Members of the Eleventh Regiment first started attending meetings of The Friends and Neighbors of Putnam Memorial State Park in 1997, to help in, "re-establishing reenactments at Putnam Park."[13] We were active at the park from November 1997 to June 2006, being named the "official militia regiment"[14] of the park in 2001. In June of 2002 we made a donation to the Friends group to initiate a "hut fund," in hope of raising funds to reconstruct Revolutionary War era huts like those used during the 1778/1779 Winter encampment.[15] We participated in Living History Days/Weekends and Educational Days/Weeks; Battle of Redding Ridge reenactments; Scout Encampments, including the George Washington Bicentennial Scout Encampment in 1999; The Town of Redding Patriot Monument Dedication; 225th Anniversary Commemoration Ceremonies of the 1778/1779 Winter Encampment; State of Connecticut opening ceremonies for the new park pavilion;  and the State of Connecticut Department of Environmental Protection Great Park Pursuit Scavenger Hunt in 2006.



The Friends and Neighbors of Putnam Memorial State Park display table at the George Washington Birthday Revolutionary War Exhibit and Muster, Old State House, Hartford, Connecticut.
Presented by the Gen. Israel Putnam Branch #4, Connecticut SAR (1996-2003).



Programs for Living History Weekends at
Putnam Memorial State Park, Redding, Connecticut.



George Washington Bicentennial Flag (1799-1999)



"A Salute to George Washington," George Washington Bicentennial 1799-1999,
Scatacook District Boy Scout Camporee and Revolutionary War Encampment,
Putnam Memorial State Park, Redding, Connecticut, November 5-7, 1999.



11th Connecticut Regiment adopted by Putnam Park in 2001.[16] 




The Connecticut Line, Living History/Color Guard Unit of the Connecticut Society of the Sons of the American Revolution fired the musket salute at the Redding Patriot Monument 
Dedication Ceremony, April 27, 2002, Redding, Connecticut.



The Connecticut Society of the Sons of the American Revolution
225th Anniversary Commemoration Ceremony of the Continental Army Winter Encampment (1778-1779), Putnam Memorial State Park, Redding, Connecticut, November 15, 2003.



On Wednesday October 5, 2005, the 11th Regiment of Connecticut Militia was invited to serve as the Color Guard at the State of Connecticut Ribbon Cutting Ceremony to open the new pavilion at Putnam Memorial State Park in Redding, Connecticut.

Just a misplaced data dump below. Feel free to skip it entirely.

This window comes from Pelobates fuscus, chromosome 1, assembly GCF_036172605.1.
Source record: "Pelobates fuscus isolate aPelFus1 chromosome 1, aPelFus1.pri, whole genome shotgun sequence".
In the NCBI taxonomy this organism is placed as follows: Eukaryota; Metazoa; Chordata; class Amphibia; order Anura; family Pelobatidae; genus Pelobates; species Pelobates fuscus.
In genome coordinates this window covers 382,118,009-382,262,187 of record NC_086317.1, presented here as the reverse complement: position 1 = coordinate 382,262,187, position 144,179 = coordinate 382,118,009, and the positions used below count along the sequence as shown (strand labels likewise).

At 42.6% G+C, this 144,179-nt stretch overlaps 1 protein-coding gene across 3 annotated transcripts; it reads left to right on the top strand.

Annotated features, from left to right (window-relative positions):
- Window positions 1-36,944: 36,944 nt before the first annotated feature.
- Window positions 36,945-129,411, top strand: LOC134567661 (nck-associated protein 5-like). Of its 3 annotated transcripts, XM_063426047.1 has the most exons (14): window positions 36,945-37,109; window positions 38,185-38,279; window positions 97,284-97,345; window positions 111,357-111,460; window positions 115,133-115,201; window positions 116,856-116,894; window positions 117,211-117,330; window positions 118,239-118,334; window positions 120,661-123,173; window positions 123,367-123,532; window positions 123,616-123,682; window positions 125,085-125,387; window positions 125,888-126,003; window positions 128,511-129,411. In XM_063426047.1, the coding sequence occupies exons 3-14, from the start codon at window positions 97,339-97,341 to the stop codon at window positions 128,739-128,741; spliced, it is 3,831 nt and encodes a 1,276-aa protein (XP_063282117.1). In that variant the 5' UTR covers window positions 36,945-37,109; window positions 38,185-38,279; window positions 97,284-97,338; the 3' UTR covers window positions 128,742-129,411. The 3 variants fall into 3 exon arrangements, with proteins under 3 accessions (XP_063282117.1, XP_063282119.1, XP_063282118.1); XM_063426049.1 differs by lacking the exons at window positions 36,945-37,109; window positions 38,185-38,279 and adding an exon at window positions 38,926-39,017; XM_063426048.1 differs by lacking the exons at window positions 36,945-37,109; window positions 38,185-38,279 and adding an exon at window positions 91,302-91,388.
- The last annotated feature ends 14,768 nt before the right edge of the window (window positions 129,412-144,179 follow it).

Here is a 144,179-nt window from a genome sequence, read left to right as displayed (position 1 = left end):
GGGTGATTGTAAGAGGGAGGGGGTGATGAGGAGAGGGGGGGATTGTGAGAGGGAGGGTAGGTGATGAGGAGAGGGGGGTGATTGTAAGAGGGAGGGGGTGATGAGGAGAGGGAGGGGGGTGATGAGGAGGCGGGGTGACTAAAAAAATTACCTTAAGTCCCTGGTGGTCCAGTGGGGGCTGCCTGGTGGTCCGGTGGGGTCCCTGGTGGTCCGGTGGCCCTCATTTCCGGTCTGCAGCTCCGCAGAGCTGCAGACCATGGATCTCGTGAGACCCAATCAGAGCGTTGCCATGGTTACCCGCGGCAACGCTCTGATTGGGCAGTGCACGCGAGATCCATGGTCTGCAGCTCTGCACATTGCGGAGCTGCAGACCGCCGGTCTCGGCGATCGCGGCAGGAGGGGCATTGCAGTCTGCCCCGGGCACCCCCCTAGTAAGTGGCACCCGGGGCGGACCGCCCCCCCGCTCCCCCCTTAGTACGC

Signed photo to the 11th Regiment of the Connecticut militia from 
M. Jodi Rell, Governor of the State of Connecticut, Putnam Memorial State Park, Redding, CT.



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Putnam Memorial State Park Photo Gallery 1998-2006
In memory of our friend and compatriot, Carlton D. Kline

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Education Days/Weeks at Putnam Memorial State Park 
(1999-2005)































































You may have noticed piles of stones in many of the photographs, these are called firebacks. These firebacks are all that remain of the chimneys/fireplaces of the Revolutionary War soldier huts that were used during the Revolutionary War Winter encampment (1778-1779).


Scout Encampments at Putnam Memorial State Park 
(1999 & 2001)




In 1999, we were part of historic Mount Vernon's nationwide George Washington Bicentennial Community (1799-1999), and we participated in several events to commemorate George Washington. In addition to participating in, "A Salute to George Washington" Scout Encampment at Putnam Park, we put on the 1999 4th Annual George Washington's Birthday Revolutionary War Exhibit and Muster at the Old State House in Hartford; and we helped charter the New England Contingent, Living History/Color Guard Unit of the New England District of the National Society of the Sons of the American Revolution (1999-2006), to help promote Revolutionary War living history in the SAR.





















Living History Days/Weekends Battle of Redding Ridge
(1998-2002)














































State of Connecticut Department of Environmental Protection
Great Pursuit Scavenger Hunt 2006









Notes:

1. The New England Historical and Genealogical Register, Volume XXII, New England Historic Genealogical Society, Boston, 1868, pages 281-282, Digitized by Google, Google books, <https://books.google.com>.
2. Affidavit of Faith Isham, page 6, Revolutionary War Pension Application of Isaac Isham, R.5491, can be accessed at www.fold3.com.
3. Undisturbed 1778-1779 Patriot Encampment Site Disclosed, Charles A. Couch, The SAR Magazine, The National Society of the Sons of the American Revolution, Spring, 1998, Vol. XCII, No. 4, pages 4-6.
4. American Christian Rulers or Religion and Men of Government, compiled by Rev. Edward J. Giddings, Bromfield & Company, New York, 1890, Digitized by Google, Google books, <https://books.google.com>.
5. The American Revolution A Picture Sourcebook, John Grafton, Dover Publications, Inc., New York, 1975, page 77.
6. The New England Historical & Genealogical Register and Antiquarian Journal, Volume XXVII, No. 1, January, 1873, New England Historic Genealogical Society, Boston, 1873, page 58, Digitized by Google, Google books, <https://books.google.com>.
7. Ibid.
8. Ibid.
9. Ibid. pages 58-59.
10. Ibid. page 59.
11. Ibid.
12. The American Revolution A Picture Sourcebook, John Grafton, Dover Publications, Inc., New York, 1975, page 77.
13. The Friends and Neighbors of Putnam Memorial State Park, Meeting Minutes, November 15, 1997, page 4.
14. The Connecticut Line, Newsletter of The Connecticut Society of the Sons of the American Revolution, Inc., September 2001, page 3.
15. *June 28, 2002, The History of the 11th Regiment of Connecticut Militia, Living History/Color Guard Unit of the Gen. Israel Putnam Branch #4 of the Connecticut Society of the Sons of the American Revolution, Raised 1993 & Organized 1995, The First Twenty Five Years, 2019 (unpublished history).
16. The Connecticut Line, Newsletter of The Connecticut Society of the Sons of the American Revolution, Inc., September 2001, page 3.